Nigeria’s AU candidate promises to tackle conflicts in Africa

Nigeria’s AU candidate promises to tackle conflicts in Africa

The Nigerian/ECOWAS candidate, Commissioner for Peace and Security, African Union Commission, Fatima Mohammed, has pledged to stop conflicts in Africa if elected.

She made the pledge in an interview with the News Agency of Nigeria (NAN) at the ongoing 28th African Africa Union summit in Addis Ababa on Saturday.

She observed that Nigeria was a key player in peace and security in Africa and in troubled parts of the world, noting that Nigeria had made significant contributions towards African peace and development.

Amina Mohamed, the Cabinet Secretary for Foreign Affairs and International Trade, at Radisson Blu Hotel, Nairobi on May 6, 2016 for the 4th Retreat of the African Union Executive Council. PHOTO | ANTHONY OMUYA | NATION MEDIA GROUP

Mohammed said her priority was to ensure that Nigeria achieved its goal of intervening in conflicts, ensure peace after conflicts and put an end to conflicts on the continent

She said her candidacy was through a competitive selection where a number of individuals were shortlisted and was eventually selected.

She said she had the opportunity to work with ECOWAS and its institutions for more than a decade in different capacities, including organisational development, regional integration, peace and security.

She also said she would build upon the accomplishment of her predecessors because consistency was an important element of success.

According to her, sustainable peace and security requires an ongoing search for transformational and preventive solutions to crises and their causes.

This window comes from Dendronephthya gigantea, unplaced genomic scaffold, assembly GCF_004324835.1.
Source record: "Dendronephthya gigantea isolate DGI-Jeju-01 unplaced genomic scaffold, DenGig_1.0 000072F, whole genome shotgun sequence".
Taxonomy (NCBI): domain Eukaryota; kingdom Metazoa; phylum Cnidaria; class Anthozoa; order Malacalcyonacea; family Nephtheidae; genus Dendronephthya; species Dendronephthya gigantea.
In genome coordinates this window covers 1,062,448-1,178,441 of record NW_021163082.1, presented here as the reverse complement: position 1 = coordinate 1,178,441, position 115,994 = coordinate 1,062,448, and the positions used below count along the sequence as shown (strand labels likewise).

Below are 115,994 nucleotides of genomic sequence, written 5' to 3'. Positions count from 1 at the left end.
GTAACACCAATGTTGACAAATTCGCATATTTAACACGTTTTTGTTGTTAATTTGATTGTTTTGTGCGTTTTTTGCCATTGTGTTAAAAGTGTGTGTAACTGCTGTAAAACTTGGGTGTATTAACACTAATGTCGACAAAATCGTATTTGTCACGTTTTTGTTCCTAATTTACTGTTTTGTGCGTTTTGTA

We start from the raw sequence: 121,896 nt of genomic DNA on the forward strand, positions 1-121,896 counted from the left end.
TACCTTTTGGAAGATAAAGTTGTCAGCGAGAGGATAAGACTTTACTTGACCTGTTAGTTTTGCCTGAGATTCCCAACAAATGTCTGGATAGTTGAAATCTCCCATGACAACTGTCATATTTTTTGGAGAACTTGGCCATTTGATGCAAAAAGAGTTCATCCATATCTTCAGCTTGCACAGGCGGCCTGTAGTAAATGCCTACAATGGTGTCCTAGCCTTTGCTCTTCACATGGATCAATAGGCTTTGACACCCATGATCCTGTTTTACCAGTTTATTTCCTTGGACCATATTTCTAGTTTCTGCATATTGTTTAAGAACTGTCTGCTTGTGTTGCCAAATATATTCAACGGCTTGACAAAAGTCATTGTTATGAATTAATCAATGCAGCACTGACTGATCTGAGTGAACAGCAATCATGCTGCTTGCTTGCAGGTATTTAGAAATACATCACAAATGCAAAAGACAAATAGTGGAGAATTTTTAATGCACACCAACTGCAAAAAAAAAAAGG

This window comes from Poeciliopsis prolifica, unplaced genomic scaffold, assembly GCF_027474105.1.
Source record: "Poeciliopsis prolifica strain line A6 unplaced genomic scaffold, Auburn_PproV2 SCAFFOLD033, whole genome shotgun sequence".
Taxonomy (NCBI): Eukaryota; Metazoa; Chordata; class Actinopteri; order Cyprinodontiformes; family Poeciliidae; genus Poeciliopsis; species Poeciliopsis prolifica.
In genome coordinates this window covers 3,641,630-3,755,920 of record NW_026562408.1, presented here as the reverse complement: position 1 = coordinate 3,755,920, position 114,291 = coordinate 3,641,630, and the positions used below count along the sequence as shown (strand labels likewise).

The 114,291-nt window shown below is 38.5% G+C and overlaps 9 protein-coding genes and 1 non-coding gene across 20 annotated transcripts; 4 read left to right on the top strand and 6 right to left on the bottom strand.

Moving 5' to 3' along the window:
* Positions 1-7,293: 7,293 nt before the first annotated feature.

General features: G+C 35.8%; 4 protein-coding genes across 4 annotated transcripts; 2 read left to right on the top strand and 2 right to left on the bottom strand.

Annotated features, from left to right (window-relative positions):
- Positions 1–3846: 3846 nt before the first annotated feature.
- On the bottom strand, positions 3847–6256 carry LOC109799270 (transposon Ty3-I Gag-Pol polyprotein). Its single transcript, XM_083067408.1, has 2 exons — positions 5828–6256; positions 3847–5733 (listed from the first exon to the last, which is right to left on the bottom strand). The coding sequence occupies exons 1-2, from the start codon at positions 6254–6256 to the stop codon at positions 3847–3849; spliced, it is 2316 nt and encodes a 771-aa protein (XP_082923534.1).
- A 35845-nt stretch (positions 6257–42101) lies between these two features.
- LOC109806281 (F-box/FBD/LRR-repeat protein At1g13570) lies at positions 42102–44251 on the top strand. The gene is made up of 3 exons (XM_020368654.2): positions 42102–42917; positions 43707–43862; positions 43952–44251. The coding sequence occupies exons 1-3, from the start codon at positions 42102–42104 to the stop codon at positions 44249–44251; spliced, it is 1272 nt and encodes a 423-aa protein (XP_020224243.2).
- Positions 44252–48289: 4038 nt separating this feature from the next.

“We must, therefore, leverage on intellectual institutional assets, particularly at the diplomatic and leadership levels and intensifying efforts to transform conflict in areas most affected.

“I will also want to put people first, I believe that we must promote our inter- dependency and focus on an inclusive and people centered approach,’’ she said

She said her priorities would also include advancing human development and respecting peoples and human rights — prioritising vulnerable groups such as women and youths.

Mohammed said she would build on strategic partnerships by continuing to develop the African Peace and Security Architecture (APSA).

She said she would further strengthen APSA’s implementation for effective operation, create synergy and strengthen collaboration with the regional economic communities.

NAN reports that Nigeria would be contesting with four other countries of the incumbent Algeria, Burundi, Malawi and Mauritania.



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